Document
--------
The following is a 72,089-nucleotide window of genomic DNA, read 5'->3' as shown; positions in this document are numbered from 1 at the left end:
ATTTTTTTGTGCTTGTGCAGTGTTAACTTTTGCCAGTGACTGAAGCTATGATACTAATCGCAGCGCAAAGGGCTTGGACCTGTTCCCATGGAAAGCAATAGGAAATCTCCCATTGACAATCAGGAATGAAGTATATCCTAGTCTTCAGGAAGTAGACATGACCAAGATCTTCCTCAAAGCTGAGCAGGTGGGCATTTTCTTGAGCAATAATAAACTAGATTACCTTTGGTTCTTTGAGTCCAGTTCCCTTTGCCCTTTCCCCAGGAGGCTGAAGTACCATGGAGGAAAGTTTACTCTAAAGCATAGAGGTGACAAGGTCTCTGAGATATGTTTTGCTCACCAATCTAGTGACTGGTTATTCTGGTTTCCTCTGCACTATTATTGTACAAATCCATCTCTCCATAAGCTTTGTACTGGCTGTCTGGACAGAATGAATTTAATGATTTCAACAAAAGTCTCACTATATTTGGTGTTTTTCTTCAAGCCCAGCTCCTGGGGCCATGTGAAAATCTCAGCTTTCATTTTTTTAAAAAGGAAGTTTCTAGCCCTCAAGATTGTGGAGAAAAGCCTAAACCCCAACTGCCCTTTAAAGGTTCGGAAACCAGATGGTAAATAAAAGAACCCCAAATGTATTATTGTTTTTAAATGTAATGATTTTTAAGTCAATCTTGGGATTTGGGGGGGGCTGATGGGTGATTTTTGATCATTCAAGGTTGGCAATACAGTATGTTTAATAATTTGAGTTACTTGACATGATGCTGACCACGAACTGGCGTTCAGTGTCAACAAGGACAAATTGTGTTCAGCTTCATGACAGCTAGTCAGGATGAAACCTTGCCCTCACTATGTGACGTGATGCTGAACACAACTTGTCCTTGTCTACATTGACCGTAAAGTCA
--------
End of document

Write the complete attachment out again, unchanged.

The following is a 72,089-nucleotide window of genomic DNA, read 5'->3' as shown; positions in this document are numbered from 1 at the left end:
ATTTTTTTGTGCTTGTGCAGTGTTAACTTTTGCCAGTGACTGAAGCTATGATACTAATCGCAGCGCAAAGGGCTTGGACCTGTTCCCATGGAAAGCAATAGGAAATCTCCCATTGACAATCAGGAATGAAGTATATCCTAGTCTTCAGGAAGTAGACATGACCAAGATCTTCCTCAAAGCTGAGCAGGTGGGCATTTTCTTGAGCAATAATAAACTAGATTACCTTTGGTTCTTTGAGTCCAGTTCCCTTTGCCCTTTCCCCAGGAGGCTGAAGTACCATGGAGGAAAGTTTACTCTAAAGCATAGAGGTGACAAGGTCTCTGAGATATGTTTTGCTCACCAATCTAGTGACTGGTTATTCTGGTTTCCTCTGCACTATTATTGTACAAATCCATCTCTCCATAAGCTTTGTACTGGCTGTCTGGACAGAATGAATTTAATGATTTCAACAAAAGTCTCACTATATTTGGTGTTTTTCTTCAAGCCCAGCTCCTGGGGCCATGTGAAAATCTCAGCTTTCATTTTTTTAAAAAGGAAGTTTCTAGCCCTCAAGATTGTGGAGAAAAGCCTAAACCCCAACTGCCCTTTAAAGGTTCGGAAACCAGATGGTAAATAAAAGAACCCCAAATGTATTATTGTTTTTAAATGTAATGATTTTTAAGTCAATCTTGGGATTTGGGGGGGGCTGATGGGTGATTTTTGATCATTCAAGGTTGGCAATACAGTATGTTTAATAATTTGAGTTACTTGACATGATGCTGACCACGAACTGGCGTTCAGTGTCAACAAGGACAAATTGTGTTCAGCTTCATGACAGCTAGTCAGGATGAAACCTTGCCCTCACTATGTGACGTGATGCTGAACACAACTTGTCCTTGTCTACATTGACCGTAAAGTCA